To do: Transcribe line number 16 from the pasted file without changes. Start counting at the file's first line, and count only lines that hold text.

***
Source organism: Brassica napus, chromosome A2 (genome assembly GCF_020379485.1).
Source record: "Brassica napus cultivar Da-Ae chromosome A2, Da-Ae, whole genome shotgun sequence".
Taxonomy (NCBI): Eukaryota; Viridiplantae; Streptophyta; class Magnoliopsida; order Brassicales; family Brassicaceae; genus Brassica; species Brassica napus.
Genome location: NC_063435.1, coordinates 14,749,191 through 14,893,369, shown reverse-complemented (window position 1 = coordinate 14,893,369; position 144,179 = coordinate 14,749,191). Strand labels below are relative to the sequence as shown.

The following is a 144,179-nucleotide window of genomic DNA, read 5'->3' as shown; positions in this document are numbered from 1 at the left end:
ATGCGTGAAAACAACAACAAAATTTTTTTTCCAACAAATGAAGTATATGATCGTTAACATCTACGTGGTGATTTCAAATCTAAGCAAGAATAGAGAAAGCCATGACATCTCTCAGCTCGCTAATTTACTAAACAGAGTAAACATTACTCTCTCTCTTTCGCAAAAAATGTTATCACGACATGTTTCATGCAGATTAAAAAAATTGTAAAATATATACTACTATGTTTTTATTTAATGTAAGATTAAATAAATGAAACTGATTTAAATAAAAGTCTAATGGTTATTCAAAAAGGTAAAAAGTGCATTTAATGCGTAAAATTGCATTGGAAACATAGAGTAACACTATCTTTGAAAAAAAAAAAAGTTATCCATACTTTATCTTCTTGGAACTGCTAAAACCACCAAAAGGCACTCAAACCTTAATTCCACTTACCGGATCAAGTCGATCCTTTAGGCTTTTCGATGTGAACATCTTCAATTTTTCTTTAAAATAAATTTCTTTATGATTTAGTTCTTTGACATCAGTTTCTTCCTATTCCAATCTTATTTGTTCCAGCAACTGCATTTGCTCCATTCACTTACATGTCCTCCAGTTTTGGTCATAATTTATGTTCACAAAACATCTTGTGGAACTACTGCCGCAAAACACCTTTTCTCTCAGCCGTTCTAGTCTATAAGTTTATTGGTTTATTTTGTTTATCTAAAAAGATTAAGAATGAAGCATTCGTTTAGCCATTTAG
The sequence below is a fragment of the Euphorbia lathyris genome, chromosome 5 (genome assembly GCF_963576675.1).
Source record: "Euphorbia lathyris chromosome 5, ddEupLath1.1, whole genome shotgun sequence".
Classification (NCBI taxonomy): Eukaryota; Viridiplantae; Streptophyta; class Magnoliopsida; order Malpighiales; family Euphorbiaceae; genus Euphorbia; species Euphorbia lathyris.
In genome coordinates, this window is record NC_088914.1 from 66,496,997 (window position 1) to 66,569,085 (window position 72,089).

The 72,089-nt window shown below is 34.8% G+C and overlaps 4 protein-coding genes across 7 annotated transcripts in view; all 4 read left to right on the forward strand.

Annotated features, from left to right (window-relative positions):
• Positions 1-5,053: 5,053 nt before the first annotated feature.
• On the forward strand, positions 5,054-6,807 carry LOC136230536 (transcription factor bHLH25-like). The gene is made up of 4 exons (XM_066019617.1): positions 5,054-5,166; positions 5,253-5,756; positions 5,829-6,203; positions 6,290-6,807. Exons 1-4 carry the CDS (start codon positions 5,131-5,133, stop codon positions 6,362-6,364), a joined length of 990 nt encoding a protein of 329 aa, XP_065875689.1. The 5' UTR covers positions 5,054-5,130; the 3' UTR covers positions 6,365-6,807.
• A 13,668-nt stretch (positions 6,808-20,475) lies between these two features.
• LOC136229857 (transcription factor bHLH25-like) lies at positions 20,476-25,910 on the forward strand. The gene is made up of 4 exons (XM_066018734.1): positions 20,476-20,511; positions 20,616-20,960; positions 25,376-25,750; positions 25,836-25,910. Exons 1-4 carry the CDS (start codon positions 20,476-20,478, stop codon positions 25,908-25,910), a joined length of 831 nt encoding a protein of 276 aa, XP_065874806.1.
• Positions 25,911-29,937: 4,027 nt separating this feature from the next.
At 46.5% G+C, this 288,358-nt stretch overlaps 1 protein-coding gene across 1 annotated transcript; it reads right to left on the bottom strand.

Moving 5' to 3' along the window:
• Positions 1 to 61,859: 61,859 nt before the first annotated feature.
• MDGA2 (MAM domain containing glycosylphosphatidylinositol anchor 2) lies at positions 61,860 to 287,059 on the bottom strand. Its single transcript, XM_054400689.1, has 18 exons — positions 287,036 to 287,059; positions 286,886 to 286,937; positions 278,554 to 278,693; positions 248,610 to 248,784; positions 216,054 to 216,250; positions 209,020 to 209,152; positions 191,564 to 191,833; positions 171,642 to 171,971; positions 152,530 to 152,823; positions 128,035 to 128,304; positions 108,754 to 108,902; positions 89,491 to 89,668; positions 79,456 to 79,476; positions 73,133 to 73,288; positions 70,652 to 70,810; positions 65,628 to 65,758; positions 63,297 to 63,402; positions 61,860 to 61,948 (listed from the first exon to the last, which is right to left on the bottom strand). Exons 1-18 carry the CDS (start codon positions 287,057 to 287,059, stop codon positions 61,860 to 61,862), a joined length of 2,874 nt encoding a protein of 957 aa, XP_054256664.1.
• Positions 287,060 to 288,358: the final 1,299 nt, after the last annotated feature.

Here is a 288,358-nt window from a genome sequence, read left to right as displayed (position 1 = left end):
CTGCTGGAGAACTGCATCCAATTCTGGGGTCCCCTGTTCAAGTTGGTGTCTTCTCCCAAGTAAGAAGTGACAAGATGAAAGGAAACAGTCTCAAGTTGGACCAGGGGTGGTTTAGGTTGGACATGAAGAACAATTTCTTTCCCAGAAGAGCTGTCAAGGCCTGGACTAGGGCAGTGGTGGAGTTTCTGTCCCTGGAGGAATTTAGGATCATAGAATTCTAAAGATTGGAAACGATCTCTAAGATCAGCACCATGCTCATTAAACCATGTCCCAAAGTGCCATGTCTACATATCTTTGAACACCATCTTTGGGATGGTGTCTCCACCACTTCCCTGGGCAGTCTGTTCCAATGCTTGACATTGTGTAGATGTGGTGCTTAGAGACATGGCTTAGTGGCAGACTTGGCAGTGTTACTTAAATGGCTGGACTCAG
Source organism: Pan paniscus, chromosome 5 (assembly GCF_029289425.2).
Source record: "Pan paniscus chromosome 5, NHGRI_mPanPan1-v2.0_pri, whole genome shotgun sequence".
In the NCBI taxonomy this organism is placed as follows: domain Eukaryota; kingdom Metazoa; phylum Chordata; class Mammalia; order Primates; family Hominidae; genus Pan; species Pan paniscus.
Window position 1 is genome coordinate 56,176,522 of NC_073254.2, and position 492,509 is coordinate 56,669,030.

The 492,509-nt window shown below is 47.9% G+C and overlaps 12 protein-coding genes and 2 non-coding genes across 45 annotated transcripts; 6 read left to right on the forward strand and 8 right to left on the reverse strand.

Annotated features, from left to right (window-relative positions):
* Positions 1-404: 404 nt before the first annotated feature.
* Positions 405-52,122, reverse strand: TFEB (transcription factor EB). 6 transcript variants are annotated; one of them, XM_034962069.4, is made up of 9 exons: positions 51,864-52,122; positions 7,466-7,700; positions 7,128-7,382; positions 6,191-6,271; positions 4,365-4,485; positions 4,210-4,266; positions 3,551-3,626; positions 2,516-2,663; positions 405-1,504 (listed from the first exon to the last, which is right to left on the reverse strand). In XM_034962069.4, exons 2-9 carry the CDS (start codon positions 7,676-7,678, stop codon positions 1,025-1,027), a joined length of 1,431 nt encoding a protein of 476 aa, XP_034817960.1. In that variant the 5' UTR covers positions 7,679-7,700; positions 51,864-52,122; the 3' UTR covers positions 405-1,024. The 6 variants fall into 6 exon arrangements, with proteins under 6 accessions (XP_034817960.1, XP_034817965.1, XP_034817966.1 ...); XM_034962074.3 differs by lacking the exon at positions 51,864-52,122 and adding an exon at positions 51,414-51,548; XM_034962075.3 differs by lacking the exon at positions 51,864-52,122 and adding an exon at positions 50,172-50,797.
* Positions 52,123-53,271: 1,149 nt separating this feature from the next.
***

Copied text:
• LOC136229857 (transcription factor bHLH25-like) lies at positions 20,476-25,910 on the forward strand. The gene is made up of 4 exons (XM_066018734.1): positions 20,476-20,511; positions 20,616-20,960; positions 25,376-25,750; positions 25,836-25,910. Exons 1-4 carry the CDS (start codon positions 20,476-20,478, stop codon positions 25,908-25,910), a joined length of 831 nt encoding a protein of 276 aa, XP_065874806.1.